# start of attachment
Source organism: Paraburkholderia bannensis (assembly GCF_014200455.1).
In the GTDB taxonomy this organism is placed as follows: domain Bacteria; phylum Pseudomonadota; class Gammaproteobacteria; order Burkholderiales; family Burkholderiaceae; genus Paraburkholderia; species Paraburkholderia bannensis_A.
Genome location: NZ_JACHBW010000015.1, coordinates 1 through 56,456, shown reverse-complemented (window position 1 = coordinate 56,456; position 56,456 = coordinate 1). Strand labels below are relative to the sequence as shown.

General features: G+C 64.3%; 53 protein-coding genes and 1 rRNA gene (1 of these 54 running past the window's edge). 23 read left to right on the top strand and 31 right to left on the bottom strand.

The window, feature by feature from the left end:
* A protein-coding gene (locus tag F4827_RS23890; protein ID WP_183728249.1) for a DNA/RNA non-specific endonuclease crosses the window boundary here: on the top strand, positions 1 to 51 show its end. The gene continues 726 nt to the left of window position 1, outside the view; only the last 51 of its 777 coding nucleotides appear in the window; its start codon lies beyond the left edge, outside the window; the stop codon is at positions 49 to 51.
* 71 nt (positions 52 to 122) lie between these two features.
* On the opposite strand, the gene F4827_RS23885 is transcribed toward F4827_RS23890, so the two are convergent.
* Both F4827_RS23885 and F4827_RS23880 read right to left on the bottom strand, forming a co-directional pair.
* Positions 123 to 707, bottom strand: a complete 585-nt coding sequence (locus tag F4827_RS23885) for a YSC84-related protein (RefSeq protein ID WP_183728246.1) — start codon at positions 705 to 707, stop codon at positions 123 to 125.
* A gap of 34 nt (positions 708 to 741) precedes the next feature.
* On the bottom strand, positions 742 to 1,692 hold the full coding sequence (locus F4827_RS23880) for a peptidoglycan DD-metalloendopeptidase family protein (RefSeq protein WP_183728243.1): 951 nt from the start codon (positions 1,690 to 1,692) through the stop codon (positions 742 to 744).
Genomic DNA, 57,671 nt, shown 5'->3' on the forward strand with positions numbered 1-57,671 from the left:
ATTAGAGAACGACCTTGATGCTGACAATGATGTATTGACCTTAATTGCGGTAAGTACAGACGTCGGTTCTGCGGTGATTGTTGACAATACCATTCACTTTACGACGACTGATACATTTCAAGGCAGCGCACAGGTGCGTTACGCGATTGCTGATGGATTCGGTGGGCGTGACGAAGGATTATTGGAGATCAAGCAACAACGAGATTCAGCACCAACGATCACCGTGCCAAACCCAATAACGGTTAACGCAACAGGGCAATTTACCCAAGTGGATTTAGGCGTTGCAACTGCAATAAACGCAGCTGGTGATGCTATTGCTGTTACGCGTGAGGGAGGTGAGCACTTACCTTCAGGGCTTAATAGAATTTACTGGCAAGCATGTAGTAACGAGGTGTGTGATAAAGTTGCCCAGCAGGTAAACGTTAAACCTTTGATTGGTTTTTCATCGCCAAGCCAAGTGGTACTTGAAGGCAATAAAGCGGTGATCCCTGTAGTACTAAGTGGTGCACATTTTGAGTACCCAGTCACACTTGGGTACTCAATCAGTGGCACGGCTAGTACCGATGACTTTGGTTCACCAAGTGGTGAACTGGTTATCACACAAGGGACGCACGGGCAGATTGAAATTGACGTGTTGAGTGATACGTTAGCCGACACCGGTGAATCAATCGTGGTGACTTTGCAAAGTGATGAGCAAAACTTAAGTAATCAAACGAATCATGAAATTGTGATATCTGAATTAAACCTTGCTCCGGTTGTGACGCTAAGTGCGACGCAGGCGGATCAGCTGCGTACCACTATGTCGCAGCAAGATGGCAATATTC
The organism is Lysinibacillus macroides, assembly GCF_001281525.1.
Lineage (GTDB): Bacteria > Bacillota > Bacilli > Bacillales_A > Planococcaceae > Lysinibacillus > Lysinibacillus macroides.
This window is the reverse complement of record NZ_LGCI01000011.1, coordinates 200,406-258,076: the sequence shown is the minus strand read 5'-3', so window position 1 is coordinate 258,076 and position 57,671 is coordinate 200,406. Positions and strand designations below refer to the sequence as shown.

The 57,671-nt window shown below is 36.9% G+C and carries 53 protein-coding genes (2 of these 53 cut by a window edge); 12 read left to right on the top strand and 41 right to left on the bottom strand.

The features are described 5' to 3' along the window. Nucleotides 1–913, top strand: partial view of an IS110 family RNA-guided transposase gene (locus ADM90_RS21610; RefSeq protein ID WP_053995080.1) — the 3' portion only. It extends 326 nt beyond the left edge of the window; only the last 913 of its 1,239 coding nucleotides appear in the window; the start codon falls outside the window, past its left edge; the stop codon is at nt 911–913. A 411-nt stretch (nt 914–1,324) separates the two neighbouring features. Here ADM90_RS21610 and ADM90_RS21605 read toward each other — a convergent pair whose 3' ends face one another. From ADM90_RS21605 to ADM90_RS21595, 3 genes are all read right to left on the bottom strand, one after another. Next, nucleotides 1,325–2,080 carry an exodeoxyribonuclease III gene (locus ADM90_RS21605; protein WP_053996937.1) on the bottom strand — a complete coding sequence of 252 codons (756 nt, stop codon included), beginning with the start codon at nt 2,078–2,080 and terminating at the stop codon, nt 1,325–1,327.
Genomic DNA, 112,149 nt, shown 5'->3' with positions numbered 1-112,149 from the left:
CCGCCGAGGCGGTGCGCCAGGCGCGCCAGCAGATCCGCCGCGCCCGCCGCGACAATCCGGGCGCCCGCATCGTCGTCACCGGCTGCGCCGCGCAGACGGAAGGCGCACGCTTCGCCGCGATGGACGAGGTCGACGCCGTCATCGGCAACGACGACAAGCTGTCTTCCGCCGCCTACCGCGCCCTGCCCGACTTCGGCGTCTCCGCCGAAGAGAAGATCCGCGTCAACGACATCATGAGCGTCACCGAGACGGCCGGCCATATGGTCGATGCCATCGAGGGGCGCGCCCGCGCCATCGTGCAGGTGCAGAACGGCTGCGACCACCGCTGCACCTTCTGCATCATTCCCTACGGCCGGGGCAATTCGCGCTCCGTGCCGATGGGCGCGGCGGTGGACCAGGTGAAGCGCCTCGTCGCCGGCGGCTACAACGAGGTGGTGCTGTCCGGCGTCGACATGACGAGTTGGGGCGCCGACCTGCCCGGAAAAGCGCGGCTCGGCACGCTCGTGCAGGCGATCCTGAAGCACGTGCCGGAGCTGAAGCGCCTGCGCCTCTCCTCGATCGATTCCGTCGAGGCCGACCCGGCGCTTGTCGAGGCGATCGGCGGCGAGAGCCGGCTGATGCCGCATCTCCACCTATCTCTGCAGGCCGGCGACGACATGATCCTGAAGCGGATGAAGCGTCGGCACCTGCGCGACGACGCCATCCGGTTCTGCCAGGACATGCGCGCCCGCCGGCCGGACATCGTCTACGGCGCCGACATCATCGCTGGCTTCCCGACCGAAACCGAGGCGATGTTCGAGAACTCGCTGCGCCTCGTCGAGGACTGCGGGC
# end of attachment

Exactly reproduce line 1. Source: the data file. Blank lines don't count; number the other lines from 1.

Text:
Source organism: Paraburkholderia bannensis (assembly GCF_014200455.1).